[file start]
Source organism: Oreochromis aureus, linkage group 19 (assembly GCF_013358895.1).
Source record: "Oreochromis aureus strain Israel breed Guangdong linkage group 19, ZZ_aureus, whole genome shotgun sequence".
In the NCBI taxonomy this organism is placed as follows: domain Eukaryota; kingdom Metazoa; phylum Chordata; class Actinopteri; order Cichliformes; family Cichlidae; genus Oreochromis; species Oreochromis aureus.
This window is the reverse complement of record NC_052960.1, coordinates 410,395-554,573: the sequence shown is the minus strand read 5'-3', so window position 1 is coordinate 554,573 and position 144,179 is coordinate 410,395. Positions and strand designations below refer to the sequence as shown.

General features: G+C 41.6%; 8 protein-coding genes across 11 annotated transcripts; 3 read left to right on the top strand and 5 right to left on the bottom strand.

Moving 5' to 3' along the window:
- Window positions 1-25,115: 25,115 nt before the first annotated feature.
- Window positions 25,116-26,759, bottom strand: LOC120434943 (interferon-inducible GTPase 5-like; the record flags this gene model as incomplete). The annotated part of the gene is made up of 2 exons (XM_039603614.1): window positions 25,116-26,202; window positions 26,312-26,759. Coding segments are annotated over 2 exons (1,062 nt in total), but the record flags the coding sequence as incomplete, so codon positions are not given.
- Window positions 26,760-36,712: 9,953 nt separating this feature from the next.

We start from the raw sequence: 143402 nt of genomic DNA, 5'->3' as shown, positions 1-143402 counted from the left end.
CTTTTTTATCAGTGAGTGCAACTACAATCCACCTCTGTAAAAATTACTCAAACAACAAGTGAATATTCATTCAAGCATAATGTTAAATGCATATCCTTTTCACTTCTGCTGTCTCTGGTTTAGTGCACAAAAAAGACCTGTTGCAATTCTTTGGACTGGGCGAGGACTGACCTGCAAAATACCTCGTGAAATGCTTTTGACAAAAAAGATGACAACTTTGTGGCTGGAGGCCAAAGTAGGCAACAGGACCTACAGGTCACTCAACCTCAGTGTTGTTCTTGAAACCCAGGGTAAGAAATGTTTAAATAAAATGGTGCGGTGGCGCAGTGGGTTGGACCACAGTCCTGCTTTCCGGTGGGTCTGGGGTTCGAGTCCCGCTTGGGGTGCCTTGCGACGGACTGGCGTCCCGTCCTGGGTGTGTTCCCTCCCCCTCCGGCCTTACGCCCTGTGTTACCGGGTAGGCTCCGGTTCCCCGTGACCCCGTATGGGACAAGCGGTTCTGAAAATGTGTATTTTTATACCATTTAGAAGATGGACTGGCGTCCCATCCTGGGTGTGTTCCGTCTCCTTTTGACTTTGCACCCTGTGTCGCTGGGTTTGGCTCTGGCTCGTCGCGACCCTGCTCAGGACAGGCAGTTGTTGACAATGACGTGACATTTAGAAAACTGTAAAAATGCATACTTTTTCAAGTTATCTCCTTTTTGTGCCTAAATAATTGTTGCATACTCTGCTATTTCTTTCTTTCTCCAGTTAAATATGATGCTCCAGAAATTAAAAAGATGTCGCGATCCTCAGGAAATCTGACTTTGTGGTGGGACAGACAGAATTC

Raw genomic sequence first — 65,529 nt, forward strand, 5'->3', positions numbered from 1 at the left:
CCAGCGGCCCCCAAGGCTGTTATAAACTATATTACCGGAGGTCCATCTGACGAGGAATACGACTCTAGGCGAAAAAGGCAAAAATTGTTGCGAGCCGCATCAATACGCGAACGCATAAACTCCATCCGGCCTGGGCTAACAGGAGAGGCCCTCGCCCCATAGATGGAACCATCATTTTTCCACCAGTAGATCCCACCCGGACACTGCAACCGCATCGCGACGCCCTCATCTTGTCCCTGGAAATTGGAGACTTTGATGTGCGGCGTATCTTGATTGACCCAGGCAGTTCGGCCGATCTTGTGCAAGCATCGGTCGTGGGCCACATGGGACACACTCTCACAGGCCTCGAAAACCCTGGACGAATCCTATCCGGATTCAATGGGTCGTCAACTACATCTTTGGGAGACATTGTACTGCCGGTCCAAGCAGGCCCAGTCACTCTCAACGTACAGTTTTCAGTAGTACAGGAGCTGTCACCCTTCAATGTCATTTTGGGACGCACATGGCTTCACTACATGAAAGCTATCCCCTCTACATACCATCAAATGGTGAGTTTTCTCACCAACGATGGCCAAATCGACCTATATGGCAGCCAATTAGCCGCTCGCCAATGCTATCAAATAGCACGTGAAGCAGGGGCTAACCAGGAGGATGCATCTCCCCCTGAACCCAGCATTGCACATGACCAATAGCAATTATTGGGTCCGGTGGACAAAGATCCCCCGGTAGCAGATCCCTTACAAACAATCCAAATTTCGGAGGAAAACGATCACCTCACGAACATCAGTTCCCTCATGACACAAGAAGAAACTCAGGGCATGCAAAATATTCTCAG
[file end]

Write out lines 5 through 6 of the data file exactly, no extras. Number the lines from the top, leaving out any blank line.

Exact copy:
General features: G+C 41.6%; 8 protein-coding genes across 11 annotated transcripts; 3 read left to right on the top strand and 5 right to left on the bottom strand.

Moving 5' to 3' along the window: